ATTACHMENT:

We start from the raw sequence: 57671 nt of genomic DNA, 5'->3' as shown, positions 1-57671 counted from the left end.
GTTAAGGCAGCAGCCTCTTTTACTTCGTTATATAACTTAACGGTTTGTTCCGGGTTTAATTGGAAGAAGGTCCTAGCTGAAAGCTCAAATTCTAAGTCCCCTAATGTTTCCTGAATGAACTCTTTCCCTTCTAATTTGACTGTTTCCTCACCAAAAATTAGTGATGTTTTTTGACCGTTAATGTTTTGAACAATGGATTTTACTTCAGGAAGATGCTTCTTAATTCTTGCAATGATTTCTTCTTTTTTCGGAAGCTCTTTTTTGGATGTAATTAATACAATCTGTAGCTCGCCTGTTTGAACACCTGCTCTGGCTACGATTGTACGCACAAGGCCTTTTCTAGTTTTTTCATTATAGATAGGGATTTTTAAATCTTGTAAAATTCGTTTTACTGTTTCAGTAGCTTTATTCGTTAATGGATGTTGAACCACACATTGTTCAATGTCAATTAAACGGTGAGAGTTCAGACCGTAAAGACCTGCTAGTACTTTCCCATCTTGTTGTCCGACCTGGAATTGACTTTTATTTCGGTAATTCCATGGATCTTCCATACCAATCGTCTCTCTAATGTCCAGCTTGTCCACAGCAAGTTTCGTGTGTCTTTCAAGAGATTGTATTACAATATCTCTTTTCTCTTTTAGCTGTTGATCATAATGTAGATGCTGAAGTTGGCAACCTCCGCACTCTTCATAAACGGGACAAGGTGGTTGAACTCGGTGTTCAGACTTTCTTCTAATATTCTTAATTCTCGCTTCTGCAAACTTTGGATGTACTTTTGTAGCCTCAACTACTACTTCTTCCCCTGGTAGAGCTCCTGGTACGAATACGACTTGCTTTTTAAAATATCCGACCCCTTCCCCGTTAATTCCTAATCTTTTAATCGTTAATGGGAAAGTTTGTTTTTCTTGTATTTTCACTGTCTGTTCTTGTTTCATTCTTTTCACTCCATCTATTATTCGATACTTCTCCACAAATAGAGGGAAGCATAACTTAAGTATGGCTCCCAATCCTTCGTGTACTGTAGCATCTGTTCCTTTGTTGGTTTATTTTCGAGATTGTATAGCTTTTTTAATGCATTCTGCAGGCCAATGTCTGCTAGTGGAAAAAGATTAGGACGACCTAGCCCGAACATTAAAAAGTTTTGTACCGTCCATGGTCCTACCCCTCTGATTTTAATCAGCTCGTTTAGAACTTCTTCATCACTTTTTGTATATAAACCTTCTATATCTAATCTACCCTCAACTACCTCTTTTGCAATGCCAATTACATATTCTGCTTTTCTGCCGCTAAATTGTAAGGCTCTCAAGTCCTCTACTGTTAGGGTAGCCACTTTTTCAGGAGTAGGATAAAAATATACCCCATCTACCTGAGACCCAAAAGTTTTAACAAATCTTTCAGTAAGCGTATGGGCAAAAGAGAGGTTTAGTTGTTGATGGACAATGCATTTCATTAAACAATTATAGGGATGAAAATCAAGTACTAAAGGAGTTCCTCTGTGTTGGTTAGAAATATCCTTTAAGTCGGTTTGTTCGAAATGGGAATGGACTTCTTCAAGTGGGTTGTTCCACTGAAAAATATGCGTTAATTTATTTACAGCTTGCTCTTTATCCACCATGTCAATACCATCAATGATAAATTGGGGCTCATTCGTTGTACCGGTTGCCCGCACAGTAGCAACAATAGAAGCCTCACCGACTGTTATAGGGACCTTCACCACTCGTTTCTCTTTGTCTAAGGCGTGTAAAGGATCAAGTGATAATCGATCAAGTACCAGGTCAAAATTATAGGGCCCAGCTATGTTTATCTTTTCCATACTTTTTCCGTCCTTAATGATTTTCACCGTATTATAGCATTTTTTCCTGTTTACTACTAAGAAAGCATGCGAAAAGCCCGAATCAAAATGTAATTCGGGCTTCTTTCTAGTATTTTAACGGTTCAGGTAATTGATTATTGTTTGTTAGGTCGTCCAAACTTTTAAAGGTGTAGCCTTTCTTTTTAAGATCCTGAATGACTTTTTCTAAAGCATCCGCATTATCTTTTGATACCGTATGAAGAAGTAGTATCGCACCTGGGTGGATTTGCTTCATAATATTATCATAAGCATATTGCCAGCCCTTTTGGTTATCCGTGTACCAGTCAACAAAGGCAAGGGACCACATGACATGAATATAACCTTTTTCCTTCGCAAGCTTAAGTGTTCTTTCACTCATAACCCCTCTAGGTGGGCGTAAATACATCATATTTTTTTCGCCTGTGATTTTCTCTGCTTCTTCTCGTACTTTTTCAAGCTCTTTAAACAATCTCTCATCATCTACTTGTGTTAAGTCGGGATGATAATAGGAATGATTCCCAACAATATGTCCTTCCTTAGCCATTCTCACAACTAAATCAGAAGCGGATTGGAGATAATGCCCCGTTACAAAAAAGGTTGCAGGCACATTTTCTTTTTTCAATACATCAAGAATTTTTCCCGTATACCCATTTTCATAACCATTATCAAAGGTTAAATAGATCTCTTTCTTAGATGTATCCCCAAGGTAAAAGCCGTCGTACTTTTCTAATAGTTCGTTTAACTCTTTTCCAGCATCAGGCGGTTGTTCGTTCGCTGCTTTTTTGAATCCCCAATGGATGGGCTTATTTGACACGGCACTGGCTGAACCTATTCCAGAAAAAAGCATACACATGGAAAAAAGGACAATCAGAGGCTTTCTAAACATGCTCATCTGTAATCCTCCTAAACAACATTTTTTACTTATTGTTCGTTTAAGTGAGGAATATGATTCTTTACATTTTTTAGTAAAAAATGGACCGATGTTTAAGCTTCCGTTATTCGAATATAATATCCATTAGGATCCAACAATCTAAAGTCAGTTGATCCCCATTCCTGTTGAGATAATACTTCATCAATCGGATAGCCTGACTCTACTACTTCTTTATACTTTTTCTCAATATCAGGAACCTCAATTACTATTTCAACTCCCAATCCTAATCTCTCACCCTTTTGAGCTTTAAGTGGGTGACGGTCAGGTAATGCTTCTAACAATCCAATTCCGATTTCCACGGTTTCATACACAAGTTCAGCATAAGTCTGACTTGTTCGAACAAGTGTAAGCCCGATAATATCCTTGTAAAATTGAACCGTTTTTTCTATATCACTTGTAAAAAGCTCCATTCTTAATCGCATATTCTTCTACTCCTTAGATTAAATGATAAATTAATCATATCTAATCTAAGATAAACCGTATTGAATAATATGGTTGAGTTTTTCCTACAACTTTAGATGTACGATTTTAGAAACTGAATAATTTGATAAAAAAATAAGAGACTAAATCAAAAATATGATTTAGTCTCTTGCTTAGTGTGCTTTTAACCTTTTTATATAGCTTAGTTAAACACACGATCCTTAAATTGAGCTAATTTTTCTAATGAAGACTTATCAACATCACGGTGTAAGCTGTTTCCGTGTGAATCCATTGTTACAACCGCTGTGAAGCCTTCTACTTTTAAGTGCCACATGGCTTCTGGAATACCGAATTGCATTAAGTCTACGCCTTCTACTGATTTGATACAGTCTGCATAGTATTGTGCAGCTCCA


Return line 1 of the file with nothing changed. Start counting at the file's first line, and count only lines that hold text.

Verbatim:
We start from the raw sequence: 57671 nt of genomic DNA, 5'->3' as shown, positions 1-57671 counted from the left end.